Petals of a Sweetbriar Rose: Stories

A thread for various Eglantine story snippets. There’ll likely be a few, so this is where I’ll be keeping them. Spoilers ahead!

A Legacy

&quotHow old are you anyway?&quot she asks, turning a sapphire over in her hands.

Eglantine smiles. &quotNot old enough to be any parent of yours, or even the girl whose name you took.&quot

For the first time, the Deceitful Daughter’s confidence wavers. &quotThen why did you let me into your life?&quot

Eglantine leans back, sipping a glass of wine. &quotMy name’s on the girl’s papers, right enough. But the poor thing was fathered by a murderer, hanged before she even drew breath. No kind of life, she’d have, with that name. And so my brother - you may call him Mallow - suggested that I give her my name. If she lived her life in peace, well and good. If she came to me for money, it’d be easy to prove I wasn’t the one that had sired her.&quot

Mallow, laughing even as he took strange pity upon the girl. ‘It’s going to be perfect, you’ll see. She’ll be happy and you’ll be safe from responsibilities.’

Eglantine, eyeing their brother dubiously, had nodded slowly. ‘So that’s why you won’t claim her? She could put a responsibility on you?’

Mallow’s exuberant laugh, a kiss to each cheek. ‘Got it in one, little mischief. These shoulders of mine are far too elegant to lay such a burden on.’ He’d preened, and laughed some more.

&quotMallow? Did your parents breed a garden?&quot the Deceitful Daughter asks skeptically.

Eglantine waggles a finger reprovingly. &quotNaughty, naughty. Our names are our own affair.&quot

&quotSo why welcome me? If it was all arranged, no responsibility?&quot

For the first time, Eglantine looks serious. &quotIf she was old enough to seek me out, she was old enough that I rather felt I owed her the truth.&quot

They drink in silence, reflecting on honesty and lies.

First Stone

It’s Mallow’s idea, of course. Running away to have adventures, before their family can push them into any kind of duty? That has Mallow’s name written all over it.

If he stays, heaven knows what they’ll make him do, for they’ve long since tired of his ways. And if he goes… why go alone?

He’s retrieved a bundle of servants’ clothing, to make the Grand Escape in, and spread it out over his bed.

Eglantine looks at the assortment, and reaches out for one set, then another, darting a nervous look at Mallow.

He shrugs and laughs. &quotWear what you like. Be what you like. We’re making ourselves into new people for this adventure anyway.&quot Reading their expression, he adds, &quotLittle mischief, last week I ran naked across three fields to get away from a farmer who shouldn’t catch me with his daughter. I think I’ve run out of room to preach at you.&quot

Eglantine nods, and takes both sets. They might be useful.


It turns out that when one runs away, one forfeits access to a ready supply of money. Their funds are growing thin when Mallow comes to Eglantine, eyes far too bright with plans. &quotThe dress. Put on the dress. We need money, and this is how we’ll get it.&quot

Eglantine obeys, confused.

That night, Mallow inveigles his way into a minor lordling’s home. They drink, and celebrate, and Eglantine is left waiting until after midnight, when Mallow returns for them.

&quotRumple your dress and get into his bed. He’ll never remember what he did or didn’t do, by morning.&quot

Mallow pricks his fingers with a knife, and smears a little blood upon the sheets beside the snoring man, and then tucks Eglantine in beside him.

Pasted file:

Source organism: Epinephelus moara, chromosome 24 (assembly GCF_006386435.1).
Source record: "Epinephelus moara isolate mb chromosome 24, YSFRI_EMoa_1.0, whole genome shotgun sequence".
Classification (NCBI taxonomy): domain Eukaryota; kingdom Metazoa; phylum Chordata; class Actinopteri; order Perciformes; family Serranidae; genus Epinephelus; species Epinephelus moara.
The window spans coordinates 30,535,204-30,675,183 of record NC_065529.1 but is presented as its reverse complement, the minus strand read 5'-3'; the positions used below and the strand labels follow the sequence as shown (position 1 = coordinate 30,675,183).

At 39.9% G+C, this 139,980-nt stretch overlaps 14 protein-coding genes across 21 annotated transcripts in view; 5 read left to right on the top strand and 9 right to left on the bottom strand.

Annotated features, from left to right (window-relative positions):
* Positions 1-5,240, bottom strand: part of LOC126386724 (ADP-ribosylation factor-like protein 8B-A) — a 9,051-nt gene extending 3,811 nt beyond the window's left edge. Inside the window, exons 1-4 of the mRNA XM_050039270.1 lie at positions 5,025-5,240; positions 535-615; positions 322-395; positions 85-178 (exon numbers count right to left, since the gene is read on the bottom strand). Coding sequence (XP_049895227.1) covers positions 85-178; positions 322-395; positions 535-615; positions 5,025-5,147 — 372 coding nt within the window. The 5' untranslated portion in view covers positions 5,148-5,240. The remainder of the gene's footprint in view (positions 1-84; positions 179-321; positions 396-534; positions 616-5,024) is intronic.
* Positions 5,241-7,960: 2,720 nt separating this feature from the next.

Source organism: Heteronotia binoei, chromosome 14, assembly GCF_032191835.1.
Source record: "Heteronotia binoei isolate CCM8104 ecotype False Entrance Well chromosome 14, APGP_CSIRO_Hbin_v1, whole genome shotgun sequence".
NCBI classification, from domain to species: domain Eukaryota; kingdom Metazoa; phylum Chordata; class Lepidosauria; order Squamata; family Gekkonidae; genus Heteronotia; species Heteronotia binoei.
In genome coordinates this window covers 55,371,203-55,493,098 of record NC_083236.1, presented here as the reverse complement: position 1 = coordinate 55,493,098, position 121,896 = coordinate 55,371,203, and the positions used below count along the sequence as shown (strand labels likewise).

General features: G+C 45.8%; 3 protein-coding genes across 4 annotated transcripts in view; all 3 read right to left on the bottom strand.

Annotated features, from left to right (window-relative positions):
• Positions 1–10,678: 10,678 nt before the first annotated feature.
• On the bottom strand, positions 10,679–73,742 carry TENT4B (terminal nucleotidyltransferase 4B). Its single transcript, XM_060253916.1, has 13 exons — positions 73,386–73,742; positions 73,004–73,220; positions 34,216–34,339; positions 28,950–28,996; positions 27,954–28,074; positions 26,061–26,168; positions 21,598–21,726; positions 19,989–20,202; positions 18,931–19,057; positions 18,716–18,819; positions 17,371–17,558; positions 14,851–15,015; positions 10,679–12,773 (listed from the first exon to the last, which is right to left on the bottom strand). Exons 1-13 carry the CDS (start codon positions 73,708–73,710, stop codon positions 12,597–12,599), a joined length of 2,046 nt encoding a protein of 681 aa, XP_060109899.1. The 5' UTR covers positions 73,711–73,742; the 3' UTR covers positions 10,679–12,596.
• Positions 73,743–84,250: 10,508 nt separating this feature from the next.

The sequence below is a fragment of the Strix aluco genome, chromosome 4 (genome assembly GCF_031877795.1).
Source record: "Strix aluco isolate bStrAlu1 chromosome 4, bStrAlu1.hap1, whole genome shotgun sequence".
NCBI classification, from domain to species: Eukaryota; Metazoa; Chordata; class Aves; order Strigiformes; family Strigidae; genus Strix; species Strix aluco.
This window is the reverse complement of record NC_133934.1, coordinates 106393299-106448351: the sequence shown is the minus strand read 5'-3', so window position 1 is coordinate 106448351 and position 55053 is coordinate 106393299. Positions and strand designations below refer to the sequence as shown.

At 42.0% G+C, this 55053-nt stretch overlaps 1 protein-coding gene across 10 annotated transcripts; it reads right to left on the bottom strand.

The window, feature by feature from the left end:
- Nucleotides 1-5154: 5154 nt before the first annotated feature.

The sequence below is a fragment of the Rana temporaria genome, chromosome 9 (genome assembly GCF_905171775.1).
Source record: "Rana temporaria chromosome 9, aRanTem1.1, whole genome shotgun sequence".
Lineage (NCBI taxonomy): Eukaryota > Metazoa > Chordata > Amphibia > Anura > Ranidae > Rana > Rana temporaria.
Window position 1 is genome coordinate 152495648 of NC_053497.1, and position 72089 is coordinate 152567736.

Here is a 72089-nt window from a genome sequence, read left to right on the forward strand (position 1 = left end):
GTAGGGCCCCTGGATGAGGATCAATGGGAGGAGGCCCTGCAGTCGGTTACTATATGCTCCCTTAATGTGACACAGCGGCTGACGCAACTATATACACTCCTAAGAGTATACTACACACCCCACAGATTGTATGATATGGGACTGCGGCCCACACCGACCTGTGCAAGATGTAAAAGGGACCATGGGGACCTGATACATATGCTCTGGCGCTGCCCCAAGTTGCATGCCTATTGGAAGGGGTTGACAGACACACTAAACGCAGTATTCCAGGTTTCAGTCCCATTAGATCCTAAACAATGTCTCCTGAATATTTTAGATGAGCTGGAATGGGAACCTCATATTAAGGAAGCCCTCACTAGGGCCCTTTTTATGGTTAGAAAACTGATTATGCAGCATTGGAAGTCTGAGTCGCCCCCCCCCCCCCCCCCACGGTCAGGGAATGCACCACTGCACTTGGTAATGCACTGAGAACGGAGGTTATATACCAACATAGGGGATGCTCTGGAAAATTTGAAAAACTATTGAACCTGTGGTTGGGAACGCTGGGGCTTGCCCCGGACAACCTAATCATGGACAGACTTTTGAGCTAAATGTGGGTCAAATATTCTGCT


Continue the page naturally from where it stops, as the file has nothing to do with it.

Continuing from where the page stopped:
When they wake, it’s to Mallow’s roar of anger.

&quotUp, wretch! I offered you good coin for your hospitality, but instead you despoil my sister!? You’ve dishonoured her, and your duties as a host! She’ll never be wed now, and the magistrates will agree, you’ve wronged us more deeply than any heart could bear.&quot

The lordling stammers and babbles and is browbeaten into paying a mighty fee to forgive his shameful deeds, while Eglantine stands nearby in the mussed gown and stares at the floor, looking suitably distressed.

Mallow laughs all the more as they ride away on new horses, coins jingling in their pockets. &quotSee, little mischief? The world will look after us, if only we coax it to in just the right way.&quot


It starts the night that Mallow catches a man trying to pick his pocket. He takes the man up to their room and ever so kindly, ever so gently, explains that he can either teach this pair his tricks, or be turned over to the authorities.

Eglantine learns the arts of theft and deception willingly enough, though they still don’t quite understand why it’s so necessary.

When asked, Mallow answers, &quotFor the money. For the fun of it. For the secrets. You like those things, don’t you?&quot

&quotWell… yes.&quot

&quotGood. Now let’s see if you can’t charm a kiss from the innkeeper’s daughter, eh? You’ve seen me do it enough times. Be the boy she’s dreaming of meeting, the one that says all the right things.&quot Mallow grins. &quotIf you get a kiss from her, we eat whatever you want tomorrow night. If you get more…&quot He ruffles Eglantine’s hair. &quotWell, we’ll see.&quot

The innkeeper’s daughter is pretty and golden-haired and very shy. This might have something to do with her stammer, which interrupts every sentence she tries to say.

Eglantine brings her daisies, and reads aloud her favourite verses for her, the ones she cannot herself say, and earns a kiss on the cheek and a blue hair-ribbon as a memento.

Mallow just sighs good-naturedly and mutters something about incurable innocents.

In the next inn, he does all the talking, and brings a girl to Eglantine who teaches them rather a lot about kissing, and almost as much about wanting.

Eglantine starts getting to choose their dinners a lot more often thereafter.
edited by Eglantine-Fox on 7/17/2016

A Touch of Green